Is BIM making you a better designer?
BIM and design
I once read a great quote from the head of the architecture program at the University of Minnesota. I’d share it, but I long ago forgot where I read it. The the quote was about “the incompatibility of BIM and design in school”. It didn’t surprise me. Actually the reverse would surprise me more. Not because BIM can’t aid design. Quite the contrary. I’ve spent years now untangling that fundamental truth. The reason I’m not surprised is this: our professors are unqualified to teach the links between BIM and design. How can you teach something if you not only can’t do it yourself, but don’t believe in it? This is an unacceptable status quo. As buildings and building programs increase in complexity, we need more robust tools and design processes to cope with them. Is anyone ready to hand sketch an energy model as the basis for the design of a new building? Didn’t think so.
I do believe BIM makes better projects. Using good tools (whether ARCHICAD, Revit, or some other good tool/program) will make your work better. If you’re a poor designer, the best software in the world won’t turn you into Le Corbusier; but it will make you better than if you didn’t use that tool.
Here’s an apt analogy. Back in Minnesota, I played softball for about five years. First with my old coworkers on an architecture league, and then with friends in various city leagues. On days when we had good bats, we were a better team. We hit more often, and farther. We got more runs, were energized, and overall played better. Even when we were in the field, the energy boost of those higher quality bats was felt. Those awesome bats didn’t turn us into the Red Sox or the Yankees, but we had access to more of our potential as players. I’m a very fast runner. A better bat means I hit a little farther. Instead of my typical singles and doubles, a better bat coupled with my usual speed gave me doubles and triples. The bat let me use other skills and talents I already had.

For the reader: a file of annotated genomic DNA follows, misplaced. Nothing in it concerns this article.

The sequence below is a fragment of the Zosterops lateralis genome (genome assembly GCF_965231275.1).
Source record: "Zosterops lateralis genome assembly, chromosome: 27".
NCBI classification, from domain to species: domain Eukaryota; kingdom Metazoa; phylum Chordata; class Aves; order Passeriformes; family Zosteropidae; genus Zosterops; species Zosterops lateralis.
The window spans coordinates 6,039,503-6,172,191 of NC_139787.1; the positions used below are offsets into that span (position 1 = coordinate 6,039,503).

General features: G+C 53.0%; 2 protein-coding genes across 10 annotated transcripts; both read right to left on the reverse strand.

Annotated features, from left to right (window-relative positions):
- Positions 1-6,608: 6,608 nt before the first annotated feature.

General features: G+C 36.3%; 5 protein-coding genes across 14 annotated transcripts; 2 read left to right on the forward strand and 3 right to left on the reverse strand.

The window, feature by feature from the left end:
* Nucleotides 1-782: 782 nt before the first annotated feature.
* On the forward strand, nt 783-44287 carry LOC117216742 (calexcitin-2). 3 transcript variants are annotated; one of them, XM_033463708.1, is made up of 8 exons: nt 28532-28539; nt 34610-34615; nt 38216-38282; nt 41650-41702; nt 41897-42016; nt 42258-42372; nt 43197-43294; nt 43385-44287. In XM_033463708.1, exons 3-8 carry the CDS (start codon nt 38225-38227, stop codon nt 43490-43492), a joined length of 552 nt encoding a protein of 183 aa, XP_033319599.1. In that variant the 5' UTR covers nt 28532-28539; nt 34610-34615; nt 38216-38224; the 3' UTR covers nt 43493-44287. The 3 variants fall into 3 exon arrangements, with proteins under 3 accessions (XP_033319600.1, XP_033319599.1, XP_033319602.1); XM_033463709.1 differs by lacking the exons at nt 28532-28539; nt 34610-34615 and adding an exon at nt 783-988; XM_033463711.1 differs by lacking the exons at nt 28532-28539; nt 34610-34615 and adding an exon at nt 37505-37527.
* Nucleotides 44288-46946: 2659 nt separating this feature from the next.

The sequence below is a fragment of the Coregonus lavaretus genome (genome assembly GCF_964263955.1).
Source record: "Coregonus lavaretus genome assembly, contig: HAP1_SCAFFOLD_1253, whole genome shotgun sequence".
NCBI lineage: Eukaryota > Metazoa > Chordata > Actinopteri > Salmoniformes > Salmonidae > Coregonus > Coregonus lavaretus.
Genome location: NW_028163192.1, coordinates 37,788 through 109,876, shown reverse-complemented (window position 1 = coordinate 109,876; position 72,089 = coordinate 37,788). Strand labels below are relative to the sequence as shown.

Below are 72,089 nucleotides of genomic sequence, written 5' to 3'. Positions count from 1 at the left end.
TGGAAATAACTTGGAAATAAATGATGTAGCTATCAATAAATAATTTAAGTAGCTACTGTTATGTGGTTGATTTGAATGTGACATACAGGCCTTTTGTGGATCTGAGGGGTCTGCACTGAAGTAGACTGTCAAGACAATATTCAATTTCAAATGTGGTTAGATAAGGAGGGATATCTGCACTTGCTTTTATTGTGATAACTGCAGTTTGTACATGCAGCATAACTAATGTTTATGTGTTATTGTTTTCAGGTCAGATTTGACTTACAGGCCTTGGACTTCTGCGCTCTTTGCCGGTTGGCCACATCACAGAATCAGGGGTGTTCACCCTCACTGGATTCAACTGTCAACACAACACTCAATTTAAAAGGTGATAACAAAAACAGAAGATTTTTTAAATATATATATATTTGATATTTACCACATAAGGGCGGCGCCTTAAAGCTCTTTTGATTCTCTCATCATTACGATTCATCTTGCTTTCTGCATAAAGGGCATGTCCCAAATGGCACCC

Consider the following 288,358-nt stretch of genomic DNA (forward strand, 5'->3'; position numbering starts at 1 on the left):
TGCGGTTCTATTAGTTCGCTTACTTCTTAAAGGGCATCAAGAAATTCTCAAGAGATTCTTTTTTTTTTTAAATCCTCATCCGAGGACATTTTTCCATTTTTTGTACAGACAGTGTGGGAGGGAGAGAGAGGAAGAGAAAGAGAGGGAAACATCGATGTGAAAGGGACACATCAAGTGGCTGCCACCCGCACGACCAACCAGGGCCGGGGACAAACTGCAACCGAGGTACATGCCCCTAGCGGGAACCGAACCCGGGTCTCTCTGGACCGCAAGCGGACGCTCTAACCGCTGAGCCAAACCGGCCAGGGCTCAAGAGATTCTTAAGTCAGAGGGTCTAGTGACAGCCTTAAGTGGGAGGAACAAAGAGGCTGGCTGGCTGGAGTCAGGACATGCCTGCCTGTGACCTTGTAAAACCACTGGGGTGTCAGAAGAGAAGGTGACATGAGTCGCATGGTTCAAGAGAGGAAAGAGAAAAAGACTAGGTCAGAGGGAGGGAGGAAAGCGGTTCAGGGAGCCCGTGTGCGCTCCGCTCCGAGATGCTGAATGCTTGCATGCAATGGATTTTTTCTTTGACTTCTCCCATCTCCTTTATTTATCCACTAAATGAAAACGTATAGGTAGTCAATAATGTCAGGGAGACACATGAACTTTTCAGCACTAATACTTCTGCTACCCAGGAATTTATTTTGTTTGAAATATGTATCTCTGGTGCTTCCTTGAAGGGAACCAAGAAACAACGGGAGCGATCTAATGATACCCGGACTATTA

The Art of BIM & The Aesthetics of Production
I find myself returning to my first blog post: Aesthetics of Production. However good a tool is, if it gets in the way, then it’s not helping. There are a lot that programs like ARCHICAD and REVIT can do, and we can argue about the true goals of BIM. But we’d be fooling ourselves if we also didn’t want to use BIM to make beautiful drawings and better designs. Is there a separation between design and production; between inspiration and perspiration? No. The great thing about pencil and paper for most people is that it is invisible. Unfortunately BIM programs aren’t invisible for most people. Yet. So they aren’t helping everyone as much as they could or should. But for those who are proficient, or heading down the path to mastery, those programs and processes should be making us better designers. Otherwise, what’s the point? If I’m wrong (which I’m not), then we need to re-evaluate how we’re using the various software packages to make it true. If all this technology isn’t giving us access to more of our innate creative power, then something is wrong. The tools we use should both enhance how we design and simultaneously become invisible. A great artist isn’t distracted by his paint brush. The ideas flow seamlessly from that dark space in the artist’s mind to the canvas. And so it needs to be in the Computer Age of Architecture. Great architecture cannot be stymied by what key command is needed for free-form rotate or what size paper the plotter has. The nuts and bolts of the programs need to be understood, internalized, and vanish.
For more on how BIM can be harnessed for design, read this post that I wrote after this one, but published before it. Follow Shoegnome on Facebook, Twitter, and Youtube for more…